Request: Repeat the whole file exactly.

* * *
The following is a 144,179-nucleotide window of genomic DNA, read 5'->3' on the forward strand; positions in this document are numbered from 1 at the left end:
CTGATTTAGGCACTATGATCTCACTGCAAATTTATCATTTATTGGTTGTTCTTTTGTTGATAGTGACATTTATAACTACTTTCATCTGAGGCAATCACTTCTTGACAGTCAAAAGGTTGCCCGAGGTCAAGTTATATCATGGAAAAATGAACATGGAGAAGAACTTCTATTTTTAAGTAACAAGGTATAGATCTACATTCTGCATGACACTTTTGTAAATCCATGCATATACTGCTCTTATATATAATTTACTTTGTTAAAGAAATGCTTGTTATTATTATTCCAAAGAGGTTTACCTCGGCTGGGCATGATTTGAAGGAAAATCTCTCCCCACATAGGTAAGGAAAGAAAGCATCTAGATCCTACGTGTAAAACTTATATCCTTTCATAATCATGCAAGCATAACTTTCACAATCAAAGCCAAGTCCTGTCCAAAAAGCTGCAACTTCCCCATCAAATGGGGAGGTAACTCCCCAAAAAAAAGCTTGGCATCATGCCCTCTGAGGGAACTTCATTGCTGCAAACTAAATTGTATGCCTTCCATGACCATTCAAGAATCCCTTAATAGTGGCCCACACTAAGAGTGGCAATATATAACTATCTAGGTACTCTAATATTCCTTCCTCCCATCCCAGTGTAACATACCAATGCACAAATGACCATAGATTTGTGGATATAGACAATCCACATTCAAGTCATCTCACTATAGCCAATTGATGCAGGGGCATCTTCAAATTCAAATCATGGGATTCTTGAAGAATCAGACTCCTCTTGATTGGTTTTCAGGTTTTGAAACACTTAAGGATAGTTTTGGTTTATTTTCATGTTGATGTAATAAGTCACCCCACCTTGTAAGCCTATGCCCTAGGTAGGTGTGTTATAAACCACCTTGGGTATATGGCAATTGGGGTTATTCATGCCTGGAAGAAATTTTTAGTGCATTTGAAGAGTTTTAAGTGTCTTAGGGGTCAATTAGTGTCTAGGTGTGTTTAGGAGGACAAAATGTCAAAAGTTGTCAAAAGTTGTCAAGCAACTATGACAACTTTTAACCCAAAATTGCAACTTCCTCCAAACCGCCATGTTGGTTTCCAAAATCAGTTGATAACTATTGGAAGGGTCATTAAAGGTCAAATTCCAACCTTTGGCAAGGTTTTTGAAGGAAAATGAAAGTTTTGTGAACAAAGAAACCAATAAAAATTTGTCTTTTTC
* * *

The following is a 144,179-nucleotide window of genomic DNA, read 5'->3' on the forward strand; positions in this document are numbered from 1 at the left end:
CTGATTTAGGCACTATGATCTCACTGCAAATTTATCATTTATTGGTTGTTCTTTTGTTGATAGTGACATTTATAACTACTTTCATCTGAGGCAATCACTTCTTGACAGTCAAAAGGTTGCCCGAGGTCAAGTTATATCATGGAAAAATGAACATGGAGAAGAACTTCTATTTTTAAGTAACAAGGTATAGATCTACATTCTGCATGACACTTTTGTAAATCCATGCATATACTGCTCTTATATATAATTTACTTTGTTAAAGAAATGCTTGTTATTATTATTCCAAAGAGGTTTACCTCGGCTGGGCATGATTTGAAGGAAAATCTCTCCCCACATAGGTAAGGAAAGAAAGCATCTAGATCCTACGTGTAAAACTTATATCCTTTCATAATCATGCAAGCATAACTTTCACAATCAAAGCCAAGTCCTGTCCAAAAAGCTGCAACTTCCCCATCAAATGGGGAGGTAACTCCCCAAAAAAAAGCTTGGCATCATGCCCTCTGAGGGAACTTCATTGCTGCAAACTAAATTGTATGCCTTCCATGACCATTCAAGAATCCCTTAATAGTGGCCCACACTAAGAGTGGCAATATATAACTATCTAGGTACTCTAATATTCCTTCCTCCCATCCCAGTGTAACATACCAATGCACAAATGACCATAGATTTGTGGATATAGACAATCCACATTCAAGTCATCTCACTATAGCCAATTGATGCAGGGGCATCTTCAAATTCAAATCATGGGATTCTTGAAGAATCAGACTCCTCTTGATTGGTTTTCAGGTTTTGAAACACTTAAGGATAGTTTTGGTTTATTTTCATGTTGATGTAATAAGTCACCCCACCTTGTAAGCCTATGCCCTAGGTAGGTGTGTTATAAACCACCTTGGGTATATGGCAATTGGGGTTATTCATGCCTGGAAGAAATTTTTAGTGCATTTGAAGAGTTTTAAGTGTCTTAGGGGTCAATTAGTGTCTAGGTGTGTTTAGGAGGACAAAATGTCAAAAGTTGTCAAAAGTTGTCAAGCAACTATGACAACTTTTAACCCAAAATTGCAACTTCCTCCAAACCGCCATGTTGGTTTCCAAAATCAGTTGATAACTATTGGAAGGGTCATTAAAGGTCAAATTCCAACCTTTGGCAAGGTTTTTGAAGGAAAATGAAAGTTTTGTGAACAAAGAAACCAATAAAAATTTGTCTTTTTC